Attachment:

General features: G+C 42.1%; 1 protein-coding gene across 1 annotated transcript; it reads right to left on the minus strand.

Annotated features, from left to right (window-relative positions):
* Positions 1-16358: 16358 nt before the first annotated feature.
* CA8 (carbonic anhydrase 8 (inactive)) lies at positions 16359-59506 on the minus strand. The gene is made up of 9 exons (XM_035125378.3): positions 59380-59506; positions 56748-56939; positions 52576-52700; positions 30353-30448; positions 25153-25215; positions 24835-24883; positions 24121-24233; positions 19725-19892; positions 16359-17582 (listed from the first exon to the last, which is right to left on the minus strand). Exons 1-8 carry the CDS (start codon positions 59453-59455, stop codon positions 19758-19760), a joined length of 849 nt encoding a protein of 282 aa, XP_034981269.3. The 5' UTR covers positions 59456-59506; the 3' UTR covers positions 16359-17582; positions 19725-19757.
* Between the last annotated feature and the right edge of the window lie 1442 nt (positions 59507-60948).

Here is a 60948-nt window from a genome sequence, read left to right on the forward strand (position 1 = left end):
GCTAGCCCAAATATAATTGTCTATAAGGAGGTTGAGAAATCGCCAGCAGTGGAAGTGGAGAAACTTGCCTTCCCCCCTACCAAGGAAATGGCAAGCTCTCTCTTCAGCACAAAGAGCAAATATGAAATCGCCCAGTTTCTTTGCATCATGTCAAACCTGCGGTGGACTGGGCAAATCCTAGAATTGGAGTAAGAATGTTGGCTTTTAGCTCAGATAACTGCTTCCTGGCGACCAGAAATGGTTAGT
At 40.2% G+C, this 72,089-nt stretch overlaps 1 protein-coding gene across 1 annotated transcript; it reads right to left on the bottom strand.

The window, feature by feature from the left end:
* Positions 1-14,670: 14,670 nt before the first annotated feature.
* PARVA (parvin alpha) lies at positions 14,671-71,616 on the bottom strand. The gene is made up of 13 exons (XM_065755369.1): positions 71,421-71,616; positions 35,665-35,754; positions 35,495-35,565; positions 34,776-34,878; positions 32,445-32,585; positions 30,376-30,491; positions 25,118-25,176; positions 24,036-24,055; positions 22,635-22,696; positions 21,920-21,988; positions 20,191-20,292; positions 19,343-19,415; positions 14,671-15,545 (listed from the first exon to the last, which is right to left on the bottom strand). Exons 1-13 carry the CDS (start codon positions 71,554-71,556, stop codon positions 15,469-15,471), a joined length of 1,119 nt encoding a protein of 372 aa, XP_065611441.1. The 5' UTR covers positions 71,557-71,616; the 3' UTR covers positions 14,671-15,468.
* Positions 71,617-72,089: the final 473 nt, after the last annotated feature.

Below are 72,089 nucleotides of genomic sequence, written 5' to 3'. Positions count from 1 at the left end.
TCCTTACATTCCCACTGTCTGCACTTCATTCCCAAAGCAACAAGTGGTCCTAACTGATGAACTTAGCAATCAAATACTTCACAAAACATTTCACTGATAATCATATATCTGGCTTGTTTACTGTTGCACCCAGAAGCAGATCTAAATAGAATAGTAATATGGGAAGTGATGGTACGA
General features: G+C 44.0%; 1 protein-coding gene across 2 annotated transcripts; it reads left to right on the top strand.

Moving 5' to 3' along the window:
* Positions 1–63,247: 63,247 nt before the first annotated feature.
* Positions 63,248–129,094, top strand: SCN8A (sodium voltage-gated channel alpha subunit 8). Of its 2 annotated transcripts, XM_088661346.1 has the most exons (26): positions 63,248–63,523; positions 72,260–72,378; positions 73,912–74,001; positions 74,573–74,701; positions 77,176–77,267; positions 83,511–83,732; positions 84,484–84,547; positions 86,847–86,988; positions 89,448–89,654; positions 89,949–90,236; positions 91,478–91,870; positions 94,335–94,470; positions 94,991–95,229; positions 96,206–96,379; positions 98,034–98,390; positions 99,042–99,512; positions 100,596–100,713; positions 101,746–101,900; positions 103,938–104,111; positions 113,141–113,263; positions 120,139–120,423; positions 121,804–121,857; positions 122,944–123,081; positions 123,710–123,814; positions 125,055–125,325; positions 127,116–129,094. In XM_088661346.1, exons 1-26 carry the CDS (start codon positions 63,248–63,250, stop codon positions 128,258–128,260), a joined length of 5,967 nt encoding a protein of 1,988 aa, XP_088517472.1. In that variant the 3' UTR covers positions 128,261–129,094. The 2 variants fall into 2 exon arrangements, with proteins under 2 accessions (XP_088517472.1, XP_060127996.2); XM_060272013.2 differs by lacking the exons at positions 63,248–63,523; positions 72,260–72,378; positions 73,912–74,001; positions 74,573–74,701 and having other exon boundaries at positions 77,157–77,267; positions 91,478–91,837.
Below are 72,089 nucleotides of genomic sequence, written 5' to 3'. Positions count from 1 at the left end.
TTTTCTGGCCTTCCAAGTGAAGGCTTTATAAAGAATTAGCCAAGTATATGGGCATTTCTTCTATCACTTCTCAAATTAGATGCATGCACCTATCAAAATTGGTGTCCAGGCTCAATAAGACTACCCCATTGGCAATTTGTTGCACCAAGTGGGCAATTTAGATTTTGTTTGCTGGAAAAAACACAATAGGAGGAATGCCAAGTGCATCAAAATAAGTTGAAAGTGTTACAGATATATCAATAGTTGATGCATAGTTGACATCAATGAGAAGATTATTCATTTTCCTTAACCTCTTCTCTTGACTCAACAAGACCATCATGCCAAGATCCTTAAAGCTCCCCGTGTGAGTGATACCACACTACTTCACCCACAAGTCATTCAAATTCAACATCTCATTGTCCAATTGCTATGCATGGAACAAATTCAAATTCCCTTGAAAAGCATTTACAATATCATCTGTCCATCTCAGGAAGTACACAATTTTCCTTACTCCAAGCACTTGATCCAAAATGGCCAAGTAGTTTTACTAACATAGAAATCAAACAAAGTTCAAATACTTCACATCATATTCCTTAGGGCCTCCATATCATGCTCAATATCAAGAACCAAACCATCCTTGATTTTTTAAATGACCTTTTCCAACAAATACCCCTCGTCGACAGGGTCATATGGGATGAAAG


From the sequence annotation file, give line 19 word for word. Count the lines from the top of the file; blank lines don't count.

Below are 72,089 nucleotides of genomic sequence, written 5' to 3'. Positions count from 1 at the left end.